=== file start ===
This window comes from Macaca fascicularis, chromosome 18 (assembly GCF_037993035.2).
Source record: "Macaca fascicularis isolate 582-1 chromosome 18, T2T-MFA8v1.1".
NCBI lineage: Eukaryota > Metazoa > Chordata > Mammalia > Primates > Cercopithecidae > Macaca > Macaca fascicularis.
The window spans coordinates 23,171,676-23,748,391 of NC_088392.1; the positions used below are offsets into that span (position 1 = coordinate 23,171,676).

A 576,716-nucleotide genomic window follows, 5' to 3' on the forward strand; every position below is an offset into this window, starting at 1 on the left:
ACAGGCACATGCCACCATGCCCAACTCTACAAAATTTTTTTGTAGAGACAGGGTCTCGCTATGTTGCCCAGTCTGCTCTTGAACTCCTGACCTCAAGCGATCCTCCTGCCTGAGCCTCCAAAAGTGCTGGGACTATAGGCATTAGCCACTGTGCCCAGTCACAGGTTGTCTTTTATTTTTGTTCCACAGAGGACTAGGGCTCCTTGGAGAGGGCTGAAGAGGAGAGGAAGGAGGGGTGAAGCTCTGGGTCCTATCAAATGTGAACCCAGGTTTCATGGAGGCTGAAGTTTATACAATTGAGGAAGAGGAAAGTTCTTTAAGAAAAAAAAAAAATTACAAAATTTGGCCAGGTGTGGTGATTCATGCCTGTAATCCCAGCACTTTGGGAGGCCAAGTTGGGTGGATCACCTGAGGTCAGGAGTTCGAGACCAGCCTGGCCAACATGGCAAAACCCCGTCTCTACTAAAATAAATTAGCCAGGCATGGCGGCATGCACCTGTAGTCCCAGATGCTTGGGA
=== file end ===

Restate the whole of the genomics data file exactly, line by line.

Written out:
This window comes from Macaca fascicularis, chromosome 18 (assembly GCF_037993035.2).
Source record: "Macaca fascicularis isolate 582-1 chromosome 18, T2T-MFA8v1.1".
NCBI lineage: Eukaryota > Metazoa > Chordata > Mammalia > Primates > Cercopithecidae > Macaca > Macaca fascicularis.
The window spans coordinates 23,171,676-23,748,391 of NC_088392.1; the positions used below are offsets into that span (position 1 = coordinate 23,171,676).

A 576,716-nucleotide genomic window follows, 5' to 3' on the forward strand; every position below is an offset into this window, starting at 1 on the left:
ACAGGCACATGCCACCATGCCCAACTCTACAAAATTTTTTTGTAGAGACAGGGTCTCGCTATGTTGCCCAGTCTGCTCTTGAACTCCTGACCTCAAGCGATCCTCCTGCCTGAGCCTCCAAAAGTGCTGGGACTATAGGCATTAGCCACTGTGCCCAGTCACAGGTTGTCTTTTATTTTTGTTCCACAGAGGACTAGGGCTCCTTGGAGAGGGCTGAAGAGGAGAGGAAGGAGGGGTGAAGCTCTGGGTCCTATCAAATGTGAACCCAGGTTTCATGGAGGCTGAAGTTTATACAATTGAGGAAGAGGAAAGTTCTTTAAGAAAAAAAAAAAATTACAAAATTTGGCCAGGTGTGGTGATTCATGCCTGTAATCCCAGCACTTTGGGAGGCCAAGTTGGGTGGATCACCTGAGGTCAGGAGTTCGAGACCAGCCTGGCCAACATGGCAAAACCCCGTCTCTACTAAAATAAATTAGCCAGGCATGGCGGCATGCACCTGTAGTCCCAGATGCTTGGGA